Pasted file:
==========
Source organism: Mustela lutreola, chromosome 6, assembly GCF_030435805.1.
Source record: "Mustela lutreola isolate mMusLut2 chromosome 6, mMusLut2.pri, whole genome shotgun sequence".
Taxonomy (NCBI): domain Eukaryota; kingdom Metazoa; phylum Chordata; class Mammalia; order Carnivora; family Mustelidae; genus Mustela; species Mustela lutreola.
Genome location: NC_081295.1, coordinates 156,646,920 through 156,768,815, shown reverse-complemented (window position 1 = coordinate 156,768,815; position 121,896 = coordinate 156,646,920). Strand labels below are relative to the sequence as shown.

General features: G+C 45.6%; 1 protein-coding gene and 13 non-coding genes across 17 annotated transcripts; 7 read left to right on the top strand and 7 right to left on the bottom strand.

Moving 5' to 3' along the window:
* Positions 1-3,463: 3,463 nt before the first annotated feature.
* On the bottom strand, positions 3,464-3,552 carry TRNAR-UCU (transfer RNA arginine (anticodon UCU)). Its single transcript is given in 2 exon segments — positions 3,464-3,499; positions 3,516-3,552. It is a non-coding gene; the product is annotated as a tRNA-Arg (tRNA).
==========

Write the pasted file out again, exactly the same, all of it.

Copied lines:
Source organism: Mustela lutreola, chromosome 6, assembly GCF_030435805.1.
Source record: "Mustela lutreola isolate mMusLut2 chromosome 6, mMusLut2.pri, whole genome shotgun sequence".
Taxonomy (NCBI): domain Eukaryota; kingdom Metazoa; phylum Chordata; class Mammalia; order Carnivora; family Mustelidae; genus Mustela; species Mustela lutreola.
Genome location: NC_081295.1, coordinates 156,646,920 through 156,768,815, shown reverse-complemented (window position 1 = coordinate 156,768,815; position 121,896 = coordinate 156,646,920). Strand labels below are relative to the sequence as shown.

General features: G+C 45.6%; 1 protein-coding gene and 13 non-coding genes across 17 annotated transcripts; 7 read left to right on the top strand and 7 right to left on the bottom strand.

Moving 5' to 3' along the window:
* Positions 1-3,463: 3,463 nt before the first annotated feature.
* On the bottom strand, positions 3,464-3,552 carry TRNAR-UCU (transfer RNA arginine (anticodon UCU)). Its single transcript is given in 2 exon segments — positions 3,464-3,499; positions 3,516-3,552. It is a non-coding gene; the product is annotated as a tRNA-Arg (tRNA).